One World, One Orbit

One World, One Orbit

On October 23, 2017, from 1225 to 1410 Universal Time, astronauts aboard the International Space Station (ISS) looked down at the residents of our planet while some of us looked up. For those 105 minutes—roughly the time it takes to complete one orbit around the Earth—the ISS crew made a direct connection with people on the surface through the shared hobby of photography. They shot more than 3,000 photographs from above while citizen scientists and space enthusiasts captured pieces of the same earthly scenes from the ground.

In the images above, an astronaut captured a glimpse of the coastline near the Tuscany Region of Italy. From below, a photographer shared a view of a cathedral towering over the city of Lucca.

During the “One World, One Orbit” event, astronauts called out a location that they intended to photograph as the space station passed over; residents in each location responded by uploading photos on social media. Broad views of the world from above were mated with up-close and personal perspectives from the surface.

In the pair above, the ISS team observed the mountainous Mexican state of Nuevo Leon, while an observer on the ground photographed their neighborhood near Mount Silla in Monterrey.

On the day of the event, an orbit track map was used to map out where the ISS would be at a certain time, giving photographers time to plan for the space station overpass. Meanwhile, astronauts mapped out certain geographic locations that maximized variety in their photography. But as frequently happens when humans or satellites want a glimpse of Earth, clouds blocked the view of some locations and made them difficult to photograph.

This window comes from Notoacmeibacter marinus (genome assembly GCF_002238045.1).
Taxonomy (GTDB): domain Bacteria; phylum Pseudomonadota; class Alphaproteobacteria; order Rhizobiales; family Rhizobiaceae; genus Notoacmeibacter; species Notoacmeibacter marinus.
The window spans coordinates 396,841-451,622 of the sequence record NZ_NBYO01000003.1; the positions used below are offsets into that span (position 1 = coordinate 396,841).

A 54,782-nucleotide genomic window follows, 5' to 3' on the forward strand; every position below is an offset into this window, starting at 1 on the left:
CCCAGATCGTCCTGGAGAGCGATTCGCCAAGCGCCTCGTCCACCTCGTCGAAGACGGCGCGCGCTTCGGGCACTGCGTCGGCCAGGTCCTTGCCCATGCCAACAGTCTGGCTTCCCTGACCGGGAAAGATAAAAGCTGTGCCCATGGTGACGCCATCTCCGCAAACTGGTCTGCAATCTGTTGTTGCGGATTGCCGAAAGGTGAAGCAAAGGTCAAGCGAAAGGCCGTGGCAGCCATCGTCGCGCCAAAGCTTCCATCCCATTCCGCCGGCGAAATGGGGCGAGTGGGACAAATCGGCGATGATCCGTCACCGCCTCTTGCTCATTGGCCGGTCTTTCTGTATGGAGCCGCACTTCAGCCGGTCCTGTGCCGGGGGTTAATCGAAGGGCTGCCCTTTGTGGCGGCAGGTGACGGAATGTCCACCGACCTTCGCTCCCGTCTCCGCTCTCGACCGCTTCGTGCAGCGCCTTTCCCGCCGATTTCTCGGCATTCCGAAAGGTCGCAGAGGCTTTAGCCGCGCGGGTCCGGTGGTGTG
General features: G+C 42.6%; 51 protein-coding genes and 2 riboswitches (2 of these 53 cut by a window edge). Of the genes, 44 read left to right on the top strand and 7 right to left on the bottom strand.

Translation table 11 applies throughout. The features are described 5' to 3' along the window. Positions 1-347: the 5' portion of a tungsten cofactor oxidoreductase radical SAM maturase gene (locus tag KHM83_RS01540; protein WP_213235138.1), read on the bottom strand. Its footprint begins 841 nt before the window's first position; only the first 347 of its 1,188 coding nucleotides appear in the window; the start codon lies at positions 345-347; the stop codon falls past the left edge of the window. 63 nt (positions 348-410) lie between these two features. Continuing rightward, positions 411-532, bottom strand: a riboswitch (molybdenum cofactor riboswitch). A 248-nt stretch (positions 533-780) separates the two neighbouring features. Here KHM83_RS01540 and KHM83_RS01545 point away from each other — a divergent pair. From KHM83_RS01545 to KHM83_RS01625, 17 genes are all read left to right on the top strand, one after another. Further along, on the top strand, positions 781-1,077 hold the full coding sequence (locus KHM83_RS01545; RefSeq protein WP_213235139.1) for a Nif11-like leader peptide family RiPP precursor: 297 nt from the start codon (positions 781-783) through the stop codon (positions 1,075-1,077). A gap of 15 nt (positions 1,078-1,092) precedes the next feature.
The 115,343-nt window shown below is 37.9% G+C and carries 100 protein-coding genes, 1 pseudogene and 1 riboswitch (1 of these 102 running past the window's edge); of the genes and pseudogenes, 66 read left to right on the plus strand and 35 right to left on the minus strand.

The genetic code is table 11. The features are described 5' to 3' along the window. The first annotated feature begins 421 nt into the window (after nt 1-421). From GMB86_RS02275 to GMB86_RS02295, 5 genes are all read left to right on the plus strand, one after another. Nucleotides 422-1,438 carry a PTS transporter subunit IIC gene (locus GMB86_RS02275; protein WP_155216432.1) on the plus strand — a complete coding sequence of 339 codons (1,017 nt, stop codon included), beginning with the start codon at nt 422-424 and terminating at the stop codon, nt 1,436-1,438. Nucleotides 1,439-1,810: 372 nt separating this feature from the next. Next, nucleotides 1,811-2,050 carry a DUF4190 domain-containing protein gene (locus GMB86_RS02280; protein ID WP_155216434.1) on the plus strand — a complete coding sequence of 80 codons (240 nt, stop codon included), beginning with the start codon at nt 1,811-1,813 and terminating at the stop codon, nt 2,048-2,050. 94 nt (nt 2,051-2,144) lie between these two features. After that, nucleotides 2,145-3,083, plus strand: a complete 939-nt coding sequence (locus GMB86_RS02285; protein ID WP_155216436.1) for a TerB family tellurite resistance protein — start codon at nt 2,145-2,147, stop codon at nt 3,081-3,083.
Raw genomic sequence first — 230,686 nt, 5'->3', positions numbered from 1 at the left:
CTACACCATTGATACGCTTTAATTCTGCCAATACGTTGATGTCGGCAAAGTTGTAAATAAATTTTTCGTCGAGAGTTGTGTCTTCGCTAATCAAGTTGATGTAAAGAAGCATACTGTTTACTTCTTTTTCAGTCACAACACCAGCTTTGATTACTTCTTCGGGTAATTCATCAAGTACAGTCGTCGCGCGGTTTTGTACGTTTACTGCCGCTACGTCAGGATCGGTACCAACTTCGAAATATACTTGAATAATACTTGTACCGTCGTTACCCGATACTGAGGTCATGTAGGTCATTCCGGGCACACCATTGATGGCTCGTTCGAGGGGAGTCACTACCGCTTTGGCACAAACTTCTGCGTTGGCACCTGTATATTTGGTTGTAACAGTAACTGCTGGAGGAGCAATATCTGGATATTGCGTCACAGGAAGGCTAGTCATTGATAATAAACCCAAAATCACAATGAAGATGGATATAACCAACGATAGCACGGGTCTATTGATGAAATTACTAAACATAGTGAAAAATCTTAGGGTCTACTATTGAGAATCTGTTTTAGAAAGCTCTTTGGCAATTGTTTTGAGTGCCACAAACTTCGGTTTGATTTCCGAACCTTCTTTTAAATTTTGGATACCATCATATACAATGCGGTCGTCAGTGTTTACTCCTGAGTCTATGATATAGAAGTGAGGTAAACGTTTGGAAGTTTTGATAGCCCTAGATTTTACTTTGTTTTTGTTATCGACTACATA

The astronauts did get a peek (above) at part of Houston, Texas, while their colleagues at NASA’s Johnson Space Center reminded them that there is no place like home.

After the event, students and staff at the Center of Geographic Sciences in Lawrence Town, Nova Scotia (both shown above), created a pinned map featuring all of the photos taken from the ground during the October 23 orbit. Visit this page to compare the ground-based photos with the astronaut photographs taken during the event.

These astronaut photographs were acquired on October 23, 2017, with a Nikon D4 digital camera and are provided by the ISS Crew Earth Observations Facility and the Earth Science and Remote Sensing Unit, Johnson Space Center. The images were taken by members of the Expedition 53 crew. The images have been cropped and enhanced to improve contrast, and lens artifacts have been removed. The International Space Station Program supports the laboratory as part of the ISS National Lab to help astronauts take pictures of Earth that will be of the greatest value to scientists and the public, and to make those images freely available on the Internet. Additional images taken by astronauts and cosmonauts can be viewed at the NASA/JSC Gateway to Astronaut Photography of Earth. Caption by Andi Hollier, Hx5, JETS Contract at NASA-JSC, with Mike Carlowicz, NASA Earth Observatory.